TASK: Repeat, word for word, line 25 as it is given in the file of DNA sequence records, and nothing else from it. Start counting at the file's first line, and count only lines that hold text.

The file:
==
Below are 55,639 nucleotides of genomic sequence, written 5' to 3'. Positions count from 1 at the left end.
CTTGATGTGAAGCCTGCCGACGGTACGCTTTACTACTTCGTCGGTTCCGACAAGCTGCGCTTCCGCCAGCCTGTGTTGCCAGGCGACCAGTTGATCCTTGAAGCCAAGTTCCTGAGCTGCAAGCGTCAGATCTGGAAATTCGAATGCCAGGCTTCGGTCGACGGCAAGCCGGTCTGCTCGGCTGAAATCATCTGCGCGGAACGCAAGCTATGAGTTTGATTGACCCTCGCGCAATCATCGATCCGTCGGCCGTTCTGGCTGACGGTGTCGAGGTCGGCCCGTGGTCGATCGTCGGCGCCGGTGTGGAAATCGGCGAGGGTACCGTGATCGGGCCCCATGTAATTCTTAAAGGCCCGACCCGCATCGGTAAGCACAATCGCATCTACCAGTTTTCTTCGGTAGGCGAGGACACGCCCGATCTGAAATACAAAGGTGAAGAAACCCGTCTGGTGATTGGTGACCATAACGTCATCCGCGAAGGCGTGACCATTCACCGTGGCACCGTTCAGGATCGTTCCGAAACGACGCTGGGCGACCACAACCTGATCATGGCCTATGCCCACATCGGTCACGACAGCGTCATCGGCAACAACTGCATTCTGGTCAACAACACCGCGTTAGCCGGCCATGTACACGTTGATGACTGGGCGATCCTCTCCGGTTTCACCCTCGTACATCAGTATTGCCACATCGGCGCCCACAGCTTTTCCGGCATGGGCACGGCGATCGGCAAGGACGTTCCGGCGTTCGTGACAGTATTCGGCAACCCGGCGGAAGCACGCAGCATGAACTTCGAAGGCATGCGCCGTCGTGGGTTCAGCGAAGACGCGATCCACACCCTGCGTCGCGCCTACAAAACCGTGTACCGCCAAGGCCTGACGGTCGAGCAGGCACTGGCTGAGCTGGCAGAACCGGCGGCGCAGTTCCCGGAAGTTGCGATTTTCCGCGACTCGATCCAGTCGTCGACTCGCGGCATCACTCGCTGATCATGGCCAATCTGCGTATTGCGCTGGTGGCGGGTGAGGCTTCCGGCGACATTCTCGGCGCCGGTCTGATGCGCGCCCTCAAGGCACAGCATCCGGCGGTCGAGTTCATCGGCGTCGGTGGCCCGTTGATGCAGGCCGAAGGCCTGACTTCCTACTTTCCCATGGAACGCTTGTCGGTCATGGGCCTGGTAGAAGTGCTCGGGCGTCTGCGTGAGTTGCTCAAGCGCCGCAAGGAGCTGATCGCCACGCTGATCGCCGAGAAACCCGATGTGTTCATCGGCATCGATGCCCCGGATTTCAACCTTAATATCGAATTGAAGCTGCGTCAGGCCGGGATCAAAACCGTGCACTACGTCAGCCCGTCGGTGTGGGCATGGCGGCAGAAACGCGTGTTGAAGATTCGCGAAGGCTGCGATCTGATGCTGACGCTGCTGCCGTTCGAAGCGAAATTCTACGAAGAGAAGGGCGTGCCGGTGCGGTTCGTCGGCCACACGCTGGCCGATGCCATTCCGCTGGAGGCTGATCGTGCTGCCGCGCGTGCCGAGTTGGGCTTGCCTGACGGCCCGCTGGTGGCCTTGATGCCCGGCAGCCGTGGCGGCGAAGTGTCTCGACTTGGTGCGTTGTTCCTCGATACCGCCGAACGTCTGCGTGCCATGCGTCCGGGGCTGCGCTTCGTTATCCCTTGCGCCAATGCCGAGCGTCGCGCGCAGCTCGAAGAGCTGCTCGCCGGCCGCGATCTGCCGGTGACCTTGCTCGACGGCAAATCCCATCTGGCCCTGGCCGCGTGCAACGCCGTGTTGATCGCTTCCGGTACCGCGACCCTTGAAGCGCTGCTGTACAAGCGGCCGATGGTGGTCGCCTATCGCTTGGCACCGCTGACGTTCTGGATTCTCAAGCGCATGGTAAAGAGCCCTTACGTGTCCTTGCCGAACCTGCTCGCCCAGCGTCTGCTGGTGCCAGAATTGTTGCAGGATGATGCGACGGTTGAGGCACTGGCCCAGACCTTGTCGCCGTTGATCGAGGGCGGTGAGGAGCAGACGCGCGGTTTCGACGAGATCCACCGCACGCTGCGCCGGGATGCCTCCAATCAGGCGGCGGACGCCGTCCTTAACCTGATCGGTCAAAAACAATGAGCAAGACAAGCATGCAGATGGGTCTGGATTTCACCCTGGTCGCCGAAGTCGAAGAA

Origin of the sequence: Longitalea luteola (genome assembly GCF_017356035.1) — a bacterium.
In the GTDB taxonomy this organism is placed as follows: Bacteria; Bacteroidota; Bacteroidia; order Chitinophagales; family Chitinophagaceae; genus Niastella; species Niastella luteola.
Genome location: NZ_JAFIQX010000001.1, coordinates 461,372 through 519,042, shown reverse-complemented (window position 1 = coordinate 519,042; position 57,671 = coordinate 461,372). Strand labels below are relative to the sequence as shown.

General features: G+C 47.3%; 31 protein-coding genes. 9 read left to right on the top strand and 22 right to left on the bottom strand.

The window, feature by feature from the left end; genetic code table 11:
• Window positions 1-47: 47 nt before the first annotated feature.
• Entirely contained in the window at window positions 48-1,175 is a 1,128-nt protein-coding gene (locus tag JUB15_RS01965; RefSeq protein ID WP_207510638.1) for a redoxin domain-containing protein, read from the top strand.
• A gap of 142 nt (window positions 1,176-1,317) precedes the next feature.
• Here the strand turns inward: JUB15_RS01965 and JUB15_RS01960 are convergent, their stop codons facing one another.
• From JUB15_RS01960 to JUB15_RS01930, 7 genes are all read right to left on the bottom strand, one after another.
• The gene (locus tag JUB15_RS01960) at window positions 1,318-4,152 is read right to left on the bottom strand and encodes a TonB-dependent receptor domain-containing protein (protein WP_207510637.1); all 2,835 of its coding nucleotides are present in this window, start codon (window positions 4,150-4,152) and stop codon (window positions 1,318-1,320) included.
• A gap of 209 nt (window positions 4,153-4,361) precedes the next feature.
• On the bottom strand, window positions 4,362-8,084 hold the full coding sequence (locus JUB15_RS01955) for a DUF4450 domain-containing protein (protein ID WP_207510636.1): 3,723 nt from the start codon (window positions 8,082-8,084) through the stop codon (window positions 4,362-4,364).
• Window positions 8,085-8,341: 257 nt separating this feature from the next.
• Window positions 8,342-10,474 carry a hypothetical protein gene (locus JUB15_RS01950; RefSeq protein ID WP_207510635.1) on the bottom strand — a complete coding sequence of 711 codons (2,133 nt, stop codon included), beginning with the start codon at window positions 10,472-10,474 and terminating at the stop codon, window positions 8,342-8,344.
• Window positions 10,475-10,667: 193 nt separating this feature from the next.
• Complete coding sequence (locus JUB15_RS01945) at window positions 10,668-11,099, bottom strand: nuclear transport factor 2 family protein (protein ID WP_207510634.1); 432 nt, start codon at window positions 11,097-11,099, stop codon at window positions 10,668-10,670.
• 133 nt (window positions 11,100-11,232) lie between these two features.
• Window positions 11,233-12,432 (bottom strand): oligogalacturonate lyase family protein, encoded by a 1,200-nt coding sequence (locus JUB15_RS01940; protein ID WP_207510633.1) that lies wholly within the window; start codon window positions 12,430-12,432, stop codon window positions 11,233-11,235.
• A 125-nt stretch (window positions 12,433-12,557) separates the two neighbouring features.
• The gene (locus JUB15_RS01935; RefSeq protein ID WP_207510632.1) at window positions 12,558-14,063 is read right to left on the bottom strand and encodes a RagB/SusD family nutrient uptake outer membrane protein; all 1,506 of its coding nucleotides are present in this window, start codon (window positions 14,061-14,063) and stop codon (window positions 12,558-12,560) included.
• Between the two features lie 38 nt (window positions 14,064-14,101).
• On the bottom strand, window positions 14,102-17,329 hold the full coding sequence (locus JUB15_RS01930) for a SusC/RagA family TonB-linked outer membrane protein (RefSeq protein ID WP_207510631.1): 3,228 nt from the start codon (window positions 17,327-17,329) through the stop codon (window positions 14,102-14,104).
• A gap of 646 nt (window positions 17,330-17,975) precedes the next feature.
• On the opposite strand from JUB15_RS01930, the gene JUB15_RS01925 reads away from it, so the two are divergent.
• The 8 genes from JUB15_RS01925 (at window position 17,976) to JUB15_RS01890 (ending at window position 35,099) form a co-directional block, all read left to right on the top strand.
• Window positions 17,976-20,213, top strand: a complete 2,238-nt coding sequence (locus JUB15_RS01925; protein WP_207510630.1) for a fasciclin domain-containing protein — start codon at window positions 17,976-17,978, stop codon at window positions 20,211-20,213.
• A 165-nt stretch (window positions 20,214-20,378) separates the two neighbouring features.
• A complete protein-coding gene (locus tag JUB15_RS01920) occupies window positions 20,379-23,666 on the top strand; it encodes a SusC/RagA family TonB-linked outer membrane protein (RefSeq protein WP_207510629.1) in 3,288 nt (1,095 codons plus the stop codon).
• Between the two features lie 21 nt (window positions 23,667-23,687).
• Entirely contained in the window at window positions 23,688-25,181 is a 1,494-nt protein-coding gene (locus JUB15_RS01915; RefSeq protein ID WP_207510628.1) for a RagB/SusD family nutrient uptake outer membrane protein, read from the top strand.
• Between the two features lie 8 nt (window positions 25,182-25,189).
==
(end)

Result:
• On the bottom strand, window positions 14,102-17,329 hold the full coding sequence (locus JUB15_RS01930) for a SusC/RagA family TonB-linked outer membrane protein (RefSeq protein ID WP_207510631.1): 3,228 nt from the start codon (window positions 17,327-17,329) through the stop codon (window positions 14,102-14,104).